TIME TO READ: 7 MINUTES
With remote access, VPNs, and people using personal devices more than ever, is your company's Internet bandwidth feeling the pinch?
"Bandwidth Overload" is a persistent, frustrating problem. It causes everything from slow Internet access to weakened cybersecurity.
The good news: It's preventable!
Let's talk about how Bandwidth Overload happens, what kinds of trouble it can bring your business, and how to avoid it.
How Bandwidth Overload Happens
When too many users get on the network, and it doesn't have enough bandwidth for them all to do their work, what happens? You get slow webpage loads, slow email receipts, problems accessing shared files, and garbled calls.
Let's back up a little bit. What is "bandwidth" anyway?
Think of bandwidth like the maximum capacity of a street. In an office network, each "car" is a device connecting. Your work laptop. Your phone. Each makes a separate connection to the network. Those connections all take up some of the space on the "street."
Most of the time, connections don't need a huge amount of bandwidth. The cars move back & forth at top speed. It can add up though. Think of 20 cars racing down the street at once. Now think 50. Now 100. What happens? Traffic jam.
Bandwidth Overload, then, is what happens when you have too many network connections and not enough "space" to accept them.
The Troubles Bandwidth Overload Brings
You might think overloaded bandwidth shows up as slow Internet speeds. That's one symptom, but it's usually accompanied by more.
Every network has a "hard limit" on its bandwidth. It's measured in megabits per second, or "Mb/s". When you hit this limit, your users experience problems like:
- Problems accessing the company network or its resources
- Failed network logins
- 'Unknown User' alerts popping up
- Problems using SaaS apps
- Account lockouts
- Persistent issues with VoIP
Overload can even weaken overall cybersecurity. How? It can lead users to disable security protections. "If I can't use the VPN to get in, I'll turn the VPN off."
This creates security holes, which cybercriminals can exploit with DDoS attacks.
Okay, enough of the doom-and-gloom. Time for solutions. Bandwidth Overload IS preventable...and here's how.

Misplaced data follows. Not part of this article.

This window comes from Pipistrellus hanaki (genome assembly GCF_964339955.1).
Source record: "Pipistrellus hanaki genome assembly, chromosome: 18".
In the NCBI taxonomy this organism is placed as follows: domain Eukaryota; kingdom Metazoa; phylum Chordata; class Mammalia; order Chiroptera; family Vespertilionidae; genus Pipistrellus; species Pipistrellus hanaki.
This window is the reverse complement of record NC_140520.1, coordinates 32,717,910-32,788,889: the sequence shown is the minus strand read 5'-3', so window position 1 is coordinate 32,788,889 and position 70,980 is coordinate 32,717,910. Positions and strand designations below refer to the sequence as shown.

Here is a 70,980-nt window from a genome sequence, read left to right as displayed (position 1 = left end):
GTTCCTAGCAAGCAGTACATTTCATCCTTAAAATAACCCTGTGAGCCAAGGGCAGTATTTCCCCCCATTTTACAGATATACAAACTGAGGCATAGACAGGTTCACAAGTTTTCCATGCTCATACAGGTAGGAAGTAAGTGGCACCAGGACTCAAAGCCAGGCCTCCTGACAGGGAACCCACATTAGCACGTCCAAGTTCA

How to Prevent Bandwidth Overload from Frustrating Everybody: 5 Steps
FIRST: Examine your total bandwidth. In the cloud era, we recommend at least 2Mb/s (that's 2 megabits per second) of bandwidth per user.
So, for a 10-user office, you would want at least 20Mb/s of total bandwidth. For a 50-user office, 100Mb/s. For a 100-user office, 200Mb/s. That allows each user to do several high-bandwidth tasks at once: Have a video conference, use a cloud service, etc.
This is a "floor" though. More bandwidth is better, especially if your users rely on high-quality conferencing and/or use multiple cloud services.
The good news is, bandwidth is cheaper now than it's ever been. It's often just as cost-effective to install 50Mb/s as it is 20Mb/s.
If you run server apps inside your network that need to talk to the cloud 24/7, they may require extra bandwidth to run comfortably.
There's one app that takes up quite a bit of bandwidth: cloud-based Voice over IP. Because of its real-time nature, making/receiving calls, adding video on the fly, it requires extra bandwidth.
How many megabits per second should your company use? Use this Bandwidth Calculator to estimate, or ask your IT manager.
SECOND: If you already have the recommended amount of bandwidth for your office, make sure your slow Internet is not due to old hardware, bad Wi-Fi, viruses, etc. The quickest way to do this is through a network audit. It's worth having an IT expert
analyze the network, before you sign a new Internet contract that will cost you more money.
Once you have a good idea of how much bandwidth you need, you can upgrade your Internet access.
THIRD: Okay, you've decided on a specific bandwidth level to support your company, and upgraded the Internet. Is that it? Not quite.
Next, examine your internal network's connectivity. If Internet access is the "pipe" bringing in bandwidth, then your internal network controls the "flow" of bandwidth to users as they need it.
It will do this automatically if it's configured right. Ask your IT manager or consultant to examine the network and offer the best configuration.
FOURTH: If you have a lot of BYOD users, limit the number of devices each user can have on the company network. You can set a "max device" limit at the network level.
FIFTH: Finally, and this is important—you must monitor bandwidth usage. How much bandwidth does everyone use on a daily basis? Weekly? Monthly? Monitoring will tell you.
You'd want to monitor bandwidth usage for two reasons:
- Identifying if/when you need more. Typically, you need to increase bandwidth when you hit 25% of daily usage. This allows for a higher threshold on days when you know you'll have higher-than-average usage.
- Finding out what's happening inside the network. If you typically use 20Mb/s on any given day, and then one day you see 100Mb/s in usage? You have an issue that needs resolution—fast!
Many bandwidth monitoring apps exist, made by PRTG/Paessler, N-able, or ManageEngine. Ask your IT consultant for their recommendation.
Fix Bandwidth Overload Once, It Won't Bother You All Year
Once you've tackled bandwidth overload with better access and good monitoring, the problem goes away for all users. Everyone gets more stable Internet speeds, no hiccups while online...a smooth, no-surprises workday.
If you're experiencing Bandwidth Overload, please notify your IT manager. If it's slowing you down, it's slowing everyone down!
Looking to improve your network bandwidth this year? Contact us for a network review (no obligation!) at firstname.lastname@example.org.